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Beryllium hydroxide

Beryllium hydroxide, Be(OH)2, is an amphoteric hydroxide, dissolving in both acids and alkalis. Industrially, it is produced as a by-product in the extraction of beryllium metal from the ores beryl and bertrandite.[4] The natural pure beryllium hydroxide is rare (in form of the mineral behoite, orthorhombic) or very rare (clinobehoite, monoclinic).[5][6] When alkali is added to beryllium salt solutions the α-form (a gel) is formed. If this left to stand or boiled, the rhombic β-form precipitates.[7] This has the same structure as zinc hydroxide, Zn(OH)2, with tetrahedral beryllium centers.[8]

Beryllium hydroxide
IUPAC name
Beryllium hydroxide
Other names
Hydrated beryllia
3D model (JSmol)
ECHA InfoCard 100.033.048
EC Number
  • 236-368-6
MeSH Beryllium+hydroxide
RTECS number
  • DS3150000
Molar mass 43.026 g·mol−1
Appearance Vivid white, opaque crystals
Density 1.92 g cm−3[1]
Melting point (decomposes)
0.0000023965 g/L
1.443 J K−1
47 J·mol−1·K−1[2]
-904 kJ mol−1[2]
-818 kJ/mol
Main hazards Carcinogenic
Carc. Cat. 1

Very toxic (T+)
Harmful (Xn)
Dangerous for the environment (N)

NFPA 704 (fire diamond)
Flammability code 0: Will not burn. E.g. waterHealth code 4: Very short exposure could cause death or major residual injury. E.g. VX gasReactivity code 0: Normally stable, even under fire exposure conditions, and is not reactive with water. E.g. liquid nitrogenSpecial hazards (white): no codeNFPA 704 four-colored diamond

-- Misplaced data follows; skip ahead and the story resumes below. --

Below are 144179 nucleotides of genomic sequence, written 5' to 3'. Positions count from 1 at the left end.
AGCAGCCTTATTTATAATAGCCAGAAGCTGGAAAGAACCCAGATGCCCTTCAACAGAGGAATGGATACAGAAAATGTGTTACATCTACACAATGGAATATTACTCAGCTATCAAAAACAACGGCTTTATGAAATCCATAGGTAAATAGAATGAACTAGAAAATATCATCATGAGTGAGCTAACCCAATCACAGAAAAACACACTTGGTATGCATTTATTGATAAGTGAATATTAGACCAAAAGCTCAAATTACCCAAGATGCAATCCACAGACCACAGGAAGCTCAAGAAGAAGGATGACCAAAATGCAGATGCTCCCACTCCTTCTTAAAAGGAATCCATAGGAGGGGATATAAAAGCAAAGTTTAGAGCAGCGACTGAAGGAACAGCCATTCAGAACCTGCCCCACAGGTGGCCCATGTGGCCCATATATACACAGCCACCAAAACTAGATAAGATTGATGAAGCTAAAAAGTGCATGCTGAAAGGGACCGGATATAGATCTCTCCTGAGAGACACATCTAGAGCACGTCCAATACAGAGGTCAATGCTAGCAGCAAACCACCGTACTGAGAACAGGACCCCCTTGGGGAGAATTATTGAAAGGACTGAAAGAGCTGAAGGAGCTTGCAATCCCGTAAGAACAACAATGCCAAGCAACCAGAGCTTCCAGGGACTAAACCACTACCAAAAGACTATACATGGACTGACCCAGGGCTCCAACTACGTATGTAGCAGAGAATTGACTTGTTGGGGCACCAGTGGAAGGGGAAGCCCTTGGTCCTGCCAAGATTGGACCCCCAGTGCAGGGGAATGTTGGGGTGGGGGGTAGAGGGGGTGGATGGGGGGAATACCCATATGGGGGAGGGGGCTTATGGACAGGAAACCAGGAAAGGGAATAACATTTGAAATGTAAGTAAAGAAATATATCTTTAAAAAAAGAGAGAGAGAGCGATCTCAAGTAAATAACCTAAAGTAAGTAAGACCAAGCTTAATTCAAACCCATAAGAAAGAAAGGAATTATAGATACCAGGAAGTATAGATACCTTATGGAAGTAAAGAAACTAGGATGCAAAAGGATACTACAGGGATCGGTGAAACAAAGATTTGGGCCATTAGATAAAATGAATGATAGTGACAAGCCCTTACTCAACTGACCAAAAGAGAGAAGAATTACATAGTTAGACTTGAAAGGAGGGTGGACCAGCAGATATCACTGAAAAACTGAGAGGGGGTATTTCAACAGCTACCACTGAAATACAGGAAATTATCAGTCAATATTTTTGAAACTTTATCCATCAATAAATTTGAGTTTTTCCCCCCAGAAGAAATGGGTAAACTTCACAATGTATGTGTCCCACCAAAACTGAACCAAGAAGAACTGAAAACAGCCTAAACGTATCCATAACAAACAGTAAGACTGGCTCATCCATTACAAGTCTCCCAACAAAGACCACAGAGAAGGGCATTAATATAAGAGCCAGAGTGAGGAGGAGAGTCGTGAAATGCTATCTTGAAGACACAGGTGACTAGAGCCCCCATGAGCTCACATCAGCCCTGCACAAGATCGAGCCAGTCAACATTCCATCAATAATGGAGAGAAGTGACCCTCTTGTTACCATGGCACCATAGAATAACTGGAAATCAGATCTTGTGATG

Lethal dose or concentration (LD, LC):
4 mg kg−1 (intravenous, rat)
NIOSH (US health exposure limits):
PEL (Permissible)
TWA 0.002 mg/m3
C 0.005 mg/m3 (30 minutes), with a maximum peak of 0.025 mg/m3 (as Be)[3]
REL (Recommended)
Ca C 0.0005 mg/m3 (as Be)[3]
IDLH (Immediate danger)
Ca [4 mg/m3 (as Be)][3]
Related compounds
Related compounds
Aluminium oxide

Magnesium hydroxide

Except where otherwise noted, data are given for materials in their standard state (at 25 °C [77 °F], 100 kPa).
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Infobox references


With alkalis it dissolves to form the tetrahydroxoberyllate/tetrahydroxidoberyllate anion, [Be(OH)4]2−.[9] With sodium hydroxide solution:

2NaOH(aq) + Be(OH)2(s) → Na2Be(OH)4(aq)

With acids, beryllium salts are formed.[9] For example, with sulfuric acid, H2SO4, beryllium sulfate is formed:

Be(OH)2 + H2SO4 → BeSO4 + 2H2O

Beryllium hydroxide dehydrates at 400 °C to form the soluble white powder, beryllium oxide:[9]

Be(OH)2 → BeO + H2O

Further heating at higher temperature produces acid insoluble BeO.[9]


  1. ^ Pradyot Patnaik. Handbook of Inorganic Chemicals. McGraw-Hill, 2002, ISBN 0-07-049439-8
  2. ^ a b Zumdahl, Steven S. (2009). Chemical Principles 6th Ed. Houghton Mifflin Company. ISBN 0-618-94690-X.
  3. ^ a b c NIOSH Pocket Guide to Chemical Hazards. "#0054". National Institute for Occupational Safety and Health (NIOSH).
  4. ^ Jessica Elzea Kogel, Nikhil C. Trivedi, James M. Barker and Stanley T. Krukowski, 2006, Industrial Minerals & Rocks: Commodities, Markets, and Uses, 7th edition, SME, ISBN 0-87335-233-5
  5. ^ Mindat,
  6. ^ Mindat,
  7. ^ Mary Eagleson, 1994, Concise encyclopedia chemistry, Walter de Gruyter, ISBN 3-11-011451-8
  8. ^ Greenwood, Norman N.; Earnshaw, Alan (1997). Chemistry of the Elements (2nd ed.). Butterworth-Heinemann. ISBN 978-0-08-037941-8.
  9. ^ a b c d Egon Wiberg, Arnold Frederick Holleman (2001) Inorganic Chemistry, Elsevier ISBN 0-12-352651-5